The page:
First to get on to the Pearl, the talk of the botched-up vaccination plan and running out of the second dose of vaccine. Bizarre permutations as to what would happen if the second dose was not available on time and to who would be press-ganged into getting the “dodgier” types of vaccine from China and Russia, etc. The possible repercussions of getting a second dose of another type of vaccine to the original, the speculations of which left me rather glad that the general populace of Aotearoa has not been vaccinated to date. The talk moved on to the Easter bombings and the recent comments by leaders of the Roman Catholic church as to the possible perpetrators of the attack. Some increasingly obvious conclusions as to those responsible for the planning and funding of same are being reached by those other than some of us who dared to voice our opinions over a year ago! This combined with the increasing and very rapid unpopularity of the person they elected to high office hoping he was genie of the magic lamp type, and the possible reverse of Hong Kong that could take shape on the reclaimed land near the Colombo port, does not bode well for an already dubious future. By reverse of Hong Kong, I mean Hong Kong is trying to hold out as a bastion for democracy, whilst the proposed port city seems to be modeled on the opposite!

Moving on to Aotearoa, the rest of the world seems to be praying for a leader such as our own Jacinda Ardern, but the fat cats of Aotearoa are getting rather sick of her. Those who own multiple houses and have been setting off their interest payments against their taxes due to a loophole in the law that has now been plugged are grumbling. The fact that most young people can’t afford to buy their first houses due to rich people and property developers snapping up all available property, happily funded by banks who are only interested in the bottom line, is of no consequence to them. The fact that this could lead to so much discontent that it could even lead to armed insurrection doesn’t bother them. They seem to have forgotten that we have had almost no deaths and hardly any Covid 19 cases in our community when they say that the lockdowns, we underwent were too excessive and how the economy and business sector has suffered. These very people throng the stadia during the rugby and cricket games and enjoy music concerts with gay abandon. Megacorporations are not happy about the restrictions that are coming on with regard to the use of Liquid Petroleum Gas (LPG) due to environmental concerns. To top it all off I had a lecture from my 13-year-old daughter about how I am being “led by the nose” by Jacinda Ardern and her propaganda! Where she got that from could only be from her elder brothers whose get rich quick schemes have seen a setback due to certain leftist policies coming in from the Labour government that is in power with an absolute majority.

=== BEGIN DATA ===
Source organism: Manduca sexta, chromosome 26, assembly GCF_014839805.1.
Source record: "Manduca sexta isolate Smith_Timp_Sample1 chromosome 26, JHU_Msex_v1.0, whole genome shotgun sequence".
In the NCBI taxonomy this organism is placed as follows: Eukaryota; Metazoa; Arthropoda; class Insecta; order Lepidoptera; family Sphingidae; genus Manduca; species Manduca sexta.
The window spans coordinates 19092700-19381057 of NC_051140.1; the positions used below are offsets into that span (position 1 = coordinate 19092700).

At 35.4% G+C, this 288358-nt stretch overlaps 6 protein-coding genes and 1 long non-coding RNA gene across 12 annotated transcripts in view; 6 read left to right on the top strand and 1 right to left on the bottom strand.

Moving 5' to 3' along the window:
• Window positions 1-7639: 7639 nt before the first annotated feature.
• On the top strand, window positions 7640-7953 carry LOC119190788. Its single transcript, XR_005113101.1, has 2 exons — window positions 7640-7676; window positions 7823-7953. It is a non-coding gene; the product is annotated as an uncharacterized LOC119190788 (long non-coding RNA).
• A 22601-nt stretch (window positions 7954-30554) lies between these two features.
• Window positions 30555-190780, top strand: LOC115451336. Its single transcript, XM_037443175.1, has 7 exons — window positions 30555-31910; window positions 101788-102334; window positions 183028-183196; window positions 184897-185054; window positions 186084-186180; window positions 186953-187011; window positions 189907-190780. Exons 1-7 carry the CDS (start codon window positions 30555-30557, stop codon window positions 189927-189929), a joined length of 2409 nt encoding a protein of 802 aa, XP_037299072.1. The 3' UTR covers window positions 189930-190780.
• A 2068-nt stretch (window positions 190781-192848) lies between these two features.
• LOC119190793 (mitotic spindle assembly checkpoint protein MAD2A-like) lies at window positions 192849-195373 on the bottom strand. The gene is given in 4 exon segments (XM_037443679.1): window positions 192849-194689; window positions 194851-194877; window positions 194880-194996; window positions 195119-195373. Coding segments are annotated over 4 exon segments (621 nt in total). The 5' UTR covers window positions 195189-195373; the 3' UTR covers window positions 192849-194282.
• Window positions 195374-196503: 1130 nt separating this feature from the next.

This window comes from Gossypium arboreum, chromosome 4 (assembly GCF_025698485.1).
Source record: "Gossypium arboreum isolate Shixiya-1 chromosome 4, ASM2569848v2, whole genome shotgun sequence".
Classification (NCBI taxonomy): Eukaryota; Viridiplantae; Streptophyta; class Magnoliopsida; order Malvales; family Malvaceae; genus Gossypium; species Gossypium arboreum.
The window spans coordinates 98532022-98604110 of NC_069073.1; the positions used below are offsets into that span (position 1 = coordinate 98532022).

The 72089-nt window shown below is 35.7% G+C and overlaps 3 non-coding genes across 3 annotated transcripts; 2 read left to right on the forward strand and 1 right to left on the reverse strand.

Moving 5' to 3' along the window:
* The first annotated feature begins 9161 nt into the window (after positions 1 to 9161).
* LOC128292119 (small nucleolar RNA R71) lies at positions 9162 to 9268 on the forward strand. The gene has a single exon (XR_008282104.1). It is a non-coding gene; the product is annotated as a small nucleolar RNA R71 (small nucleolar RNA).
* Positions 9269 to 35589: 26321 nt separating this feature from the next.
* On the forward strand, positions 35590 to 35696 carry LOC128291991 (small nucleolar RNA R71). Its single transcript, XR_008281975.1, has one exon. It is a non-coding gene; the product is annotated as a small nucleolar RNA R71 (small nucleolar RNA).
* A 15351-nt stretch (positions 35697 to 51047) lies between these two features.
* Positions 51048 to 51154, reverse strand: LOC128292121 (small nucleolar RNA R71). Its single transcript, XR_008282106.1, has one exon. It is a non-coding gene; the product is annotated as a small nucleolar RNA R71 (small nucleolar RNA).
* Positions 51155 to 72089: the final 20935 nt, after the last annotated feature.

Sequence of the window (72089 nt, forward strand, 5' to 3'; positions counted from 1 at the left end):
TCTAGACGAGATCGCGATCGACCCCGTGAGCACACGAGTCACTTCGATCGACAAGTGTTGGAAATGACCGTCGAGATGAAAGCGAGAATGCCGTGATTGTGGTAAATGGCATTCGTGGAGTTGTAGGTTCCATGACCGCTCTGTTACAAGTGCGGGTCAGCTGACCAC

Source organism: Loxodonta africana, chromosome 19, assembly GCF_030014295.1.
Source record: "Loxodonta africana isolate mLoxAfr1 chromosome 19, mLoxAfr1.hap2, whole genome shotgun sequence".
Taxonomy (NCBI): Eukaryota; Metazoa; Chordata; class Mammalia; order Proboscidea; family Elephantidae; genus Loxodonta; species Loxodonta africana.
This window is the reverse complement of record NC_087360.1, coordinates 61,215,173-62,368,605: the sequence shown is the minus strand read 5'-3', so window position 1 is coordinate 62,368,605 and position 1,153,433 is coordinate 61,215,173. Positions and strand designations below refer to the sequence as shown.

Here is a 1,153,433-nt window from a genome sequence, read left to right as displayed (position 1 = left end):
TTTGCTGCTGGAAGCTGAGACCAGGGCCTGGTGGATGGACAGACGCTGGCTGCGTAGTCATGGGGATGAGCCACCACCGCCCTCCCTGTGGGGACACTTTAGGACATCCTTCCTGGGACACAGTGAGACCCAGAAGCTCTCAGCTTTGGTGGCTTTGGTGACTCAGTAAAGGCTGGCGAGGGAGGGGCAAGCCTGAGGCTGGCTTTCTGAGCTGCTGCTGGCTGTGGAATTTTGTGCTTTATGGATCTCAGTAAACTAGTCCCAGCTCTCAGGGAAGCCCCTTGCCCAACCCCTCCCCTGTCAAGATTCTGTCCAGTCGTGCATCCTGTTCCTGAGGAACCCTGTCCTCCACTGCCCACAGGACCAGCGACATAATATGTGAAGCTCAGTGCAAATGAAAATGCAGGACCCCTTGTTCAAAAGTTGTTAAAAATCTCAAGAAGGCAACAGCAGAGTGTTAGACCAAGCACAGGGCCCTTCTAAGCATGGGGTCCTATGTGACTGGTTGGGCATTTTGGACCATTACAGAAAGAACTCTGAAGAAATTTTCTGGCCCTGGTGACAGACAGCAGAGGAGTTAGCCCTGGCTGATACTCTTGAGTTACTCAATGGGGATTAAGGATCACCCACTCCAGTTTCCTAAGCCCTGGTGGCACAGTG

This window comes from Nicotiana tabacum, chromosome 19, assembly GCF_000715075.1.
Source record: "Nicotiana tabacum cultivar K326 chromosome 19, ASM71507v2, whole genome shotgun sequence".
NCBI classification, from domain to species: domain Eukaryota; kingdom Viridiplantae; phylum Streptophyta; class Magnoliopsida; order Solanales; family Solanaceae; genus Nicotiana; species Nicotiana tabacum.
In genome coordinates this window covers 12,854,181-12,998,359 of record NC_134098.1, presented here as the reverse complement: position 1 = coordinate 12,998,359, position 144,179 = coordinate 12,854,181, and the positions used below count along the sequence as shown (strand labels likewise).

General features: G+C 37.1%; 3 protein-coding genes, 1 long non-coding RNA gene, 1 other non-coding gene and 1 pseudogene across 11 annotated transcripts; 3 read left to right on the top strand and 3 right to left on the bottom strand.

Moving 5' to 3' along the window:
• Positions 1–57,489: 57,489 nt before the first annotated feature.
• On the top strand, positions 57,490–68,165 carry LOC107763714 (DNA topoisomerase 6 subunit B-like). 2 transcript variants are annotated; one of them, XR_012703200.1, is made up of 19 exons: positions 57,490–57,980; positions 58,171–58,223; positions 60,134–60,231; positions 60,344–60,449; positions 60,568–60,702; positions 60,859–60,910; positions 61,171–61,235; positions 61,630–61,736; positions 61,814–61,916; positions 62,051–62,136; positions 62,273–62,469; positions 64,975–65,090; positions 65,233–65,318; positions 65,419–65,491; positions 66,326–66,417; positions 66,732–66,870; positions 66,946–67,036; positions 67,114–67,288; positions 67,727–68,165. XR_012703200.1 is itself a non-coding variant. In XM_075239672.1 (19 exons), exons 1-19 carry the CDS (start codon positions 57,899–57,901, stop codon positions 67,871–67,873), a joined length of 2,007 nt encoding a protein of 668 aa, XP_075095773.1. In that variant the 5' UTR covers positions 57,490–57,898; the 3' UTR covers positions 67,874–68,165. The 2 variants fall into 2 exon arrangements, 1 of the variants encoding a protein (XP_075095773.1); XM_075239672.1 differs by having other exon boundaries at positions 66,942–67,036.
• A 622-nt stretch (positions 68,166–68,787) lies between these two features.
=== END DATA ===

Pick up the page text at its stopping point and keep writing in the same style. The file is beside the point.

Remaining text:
I laugh to myself and think about other examples I have seen of self-proclaimed pundits never being content with their lot. My education was in a very large Government school. As a perfect and a member of some sports teams we handled the administration and some of the governance of this school. Later in life when my children were attending a private school I got involved in the Executive committee of the PTA of that school. The “problems” faced by the private school and the vast dramas that were involved in trying to solve those problems were laughable when compared to those faced by even us, senior students (a much lower level in the administration) of the Government school.